#79 - Jason Goepfert - “I Would Not Be Surprised at All to See a Multi-Day 5%-15% Decline"

63 minutes

In Episode 79, we welcome Jason Goepfert, founder of SentimenTrader.

Per usual, we start with Jason’s background. It involves listening to margin calls, when “real emotion” would come out. Jason tells us anger and panic were what you would hear, and that people are not necessarily rational.

These experiences and others eventually led Jason to launch Sentimentrader which is, according to its website: “an independent investment research firm dedicated to the application of mass psychology to the financial markets… Our focus is not market timing per se, but rather risk management. That may be a distinction without a difference, but it's how we approach the markets. We study signs that suggest it is time to raise or lower market exposure as a function of risk relative to probable reward. It is all about risk-adjusted expectations given existing evidence.”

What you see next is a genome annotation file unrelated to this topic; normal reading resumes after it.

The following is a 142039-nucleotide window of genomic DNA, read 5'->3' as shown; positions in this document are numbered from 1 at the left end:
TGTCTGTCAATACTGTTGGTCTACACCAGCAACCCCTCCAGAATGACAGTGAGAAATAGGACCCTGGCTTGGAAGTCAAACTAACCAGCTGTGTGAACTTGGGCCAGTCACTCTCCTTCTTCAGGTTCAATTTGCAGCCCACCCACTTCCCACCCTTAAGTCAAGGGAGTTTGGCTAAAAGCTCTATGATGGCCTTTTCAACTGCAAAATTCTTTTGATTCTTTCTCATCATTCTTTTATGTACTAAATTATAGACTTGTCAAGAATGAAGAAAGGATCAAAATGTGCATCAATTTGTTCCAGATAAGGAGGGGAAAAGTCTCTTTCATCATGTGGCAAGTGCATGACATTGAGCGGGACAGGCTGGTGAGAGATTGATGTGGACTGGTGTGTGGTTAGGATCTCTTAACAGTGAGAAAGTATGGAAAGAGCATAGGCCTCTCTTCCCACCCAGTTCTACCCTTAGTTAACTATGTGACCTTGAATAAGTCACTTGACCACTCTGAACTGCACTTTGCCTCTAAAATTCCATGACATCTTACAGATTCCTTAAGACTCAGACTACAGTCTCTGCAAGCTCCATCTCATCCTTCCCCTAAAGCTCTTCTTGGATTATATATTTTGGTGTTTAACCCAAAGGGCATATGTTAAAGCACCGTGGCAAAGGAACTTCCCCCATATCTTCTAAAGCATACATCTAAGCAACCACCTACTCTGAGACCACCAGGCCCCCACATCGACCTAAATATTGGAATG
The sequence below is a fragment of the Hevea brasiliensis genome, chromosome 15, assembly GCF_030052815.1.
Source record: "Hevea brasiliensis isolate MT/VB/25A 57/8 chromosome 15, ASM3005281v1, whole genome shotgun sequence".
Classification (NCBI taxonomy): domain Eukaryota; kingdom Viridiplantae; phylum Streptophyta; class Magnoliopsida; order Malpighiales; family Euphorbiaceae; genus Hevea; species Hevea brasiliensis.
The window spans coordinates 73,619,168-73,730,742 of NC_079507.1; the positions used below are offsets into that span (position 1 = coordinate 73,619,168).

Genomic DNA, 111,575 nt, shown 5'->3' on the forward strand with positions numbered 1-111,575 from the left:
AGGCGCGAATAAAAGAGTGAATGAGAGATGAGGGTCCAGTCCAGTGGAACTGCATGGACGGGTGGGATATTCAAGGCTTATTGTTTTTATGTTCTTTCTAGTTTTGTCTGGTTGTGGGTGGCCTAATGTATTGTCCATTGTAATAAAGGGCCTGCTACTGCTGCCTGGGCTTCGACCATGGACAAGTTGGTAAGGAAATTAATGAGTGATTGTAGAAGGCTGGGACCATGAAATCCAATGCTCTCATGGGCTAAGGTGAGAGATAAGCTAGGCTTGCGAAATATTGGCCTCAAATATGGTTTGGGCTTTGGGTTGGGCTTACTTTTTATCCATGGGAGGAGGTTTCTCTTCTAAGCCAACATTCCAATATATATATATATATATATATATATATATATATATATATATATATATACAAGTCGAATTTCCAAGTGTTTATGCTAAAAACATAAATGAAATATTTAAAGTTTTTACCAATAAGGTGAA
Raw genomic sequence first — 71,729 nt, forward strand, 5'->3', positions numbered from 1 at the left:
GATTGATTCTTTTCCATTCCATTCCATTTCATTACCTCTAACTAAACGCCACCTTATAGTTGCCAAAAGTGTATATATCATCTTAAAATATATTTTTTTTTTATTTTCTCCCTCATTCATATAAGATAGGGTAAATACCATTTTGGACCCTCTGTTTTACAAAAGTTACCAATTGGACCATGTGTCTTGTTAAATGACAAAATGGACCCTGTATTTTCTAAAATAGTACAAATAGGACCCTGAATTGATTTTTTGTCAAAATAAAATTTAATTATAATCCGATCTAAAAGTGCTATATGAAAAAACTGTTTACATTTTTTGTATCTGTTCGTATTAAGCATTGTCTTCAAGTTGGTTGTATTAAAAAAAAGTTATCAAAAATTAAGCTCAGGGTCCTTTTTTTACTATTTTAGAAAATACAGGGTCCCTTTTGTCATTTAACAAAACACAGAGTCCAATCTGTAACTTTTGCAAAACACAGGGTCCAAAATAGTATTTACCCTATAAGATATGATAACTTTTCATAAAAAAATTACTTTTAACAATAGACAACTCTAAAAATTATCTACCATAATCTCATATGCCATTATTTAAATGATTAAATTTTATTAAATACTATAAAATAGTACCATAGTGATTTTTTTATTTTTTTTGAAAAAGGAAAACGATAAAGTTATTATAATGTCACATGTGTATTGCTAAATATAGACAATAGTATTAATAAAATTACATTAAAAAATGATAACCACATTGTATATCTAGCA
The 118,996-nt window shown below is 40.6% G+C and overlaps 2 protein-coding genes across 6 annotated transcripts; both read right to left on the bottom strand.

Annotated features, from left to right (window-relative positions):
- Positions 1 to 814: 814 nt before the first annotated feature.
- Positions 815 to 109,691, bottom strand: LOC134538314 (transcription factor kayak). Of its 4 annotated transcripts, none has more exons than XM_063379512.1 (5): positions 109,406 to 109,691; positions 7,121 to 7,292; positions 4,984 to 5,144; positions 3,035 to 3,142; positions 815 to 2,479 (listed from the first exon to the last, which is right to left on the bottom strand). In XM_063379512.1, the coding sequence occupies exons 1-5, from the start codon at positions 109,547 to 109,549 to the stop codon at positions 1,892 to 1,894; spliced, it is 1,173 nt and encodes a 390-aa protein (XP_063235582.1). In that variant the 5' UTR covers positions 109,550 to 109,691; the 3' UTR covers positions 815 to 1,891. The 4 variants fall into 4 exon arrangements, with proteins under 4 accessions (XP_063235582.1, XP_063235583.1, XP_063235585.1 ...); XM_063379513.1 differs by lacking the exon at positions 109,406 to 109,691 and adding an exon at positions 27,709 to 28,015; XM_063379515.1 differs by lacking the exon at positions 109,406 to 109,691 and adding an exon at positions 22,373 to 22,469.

The guys discuss some of the mechanics of Sentimentrader – the time-frames of the various models, the inputs, and how most people want just one indicator (but that’s not the best way).

Meb asks for an example of one of Jason’s favorite indicators – it turns out to be the VIX, sometimes known as the market’s “fear gauge.” As of the time of the podcast, the VIX is quite low. One might assume this means it’s about to pop, but Jason tells us nothing works 100% of the time, with Meb noting it can stay low for a long while.

Meb asks how investors – specifically long-term investors – should use indicators like the VIX. Should they pay attention at all? Jason tells us you can use these indicators for color.

Meb throws in a funny aside about a “seafood tower” indicator – the idea being when times are bad, no one orders the seafood tower, but when times are good, towers are stacked at all the tables. And it just so happens, Meb recently had a meal out in which the table wanted a seafood tower…as did at least three other tables at the restaurant that night.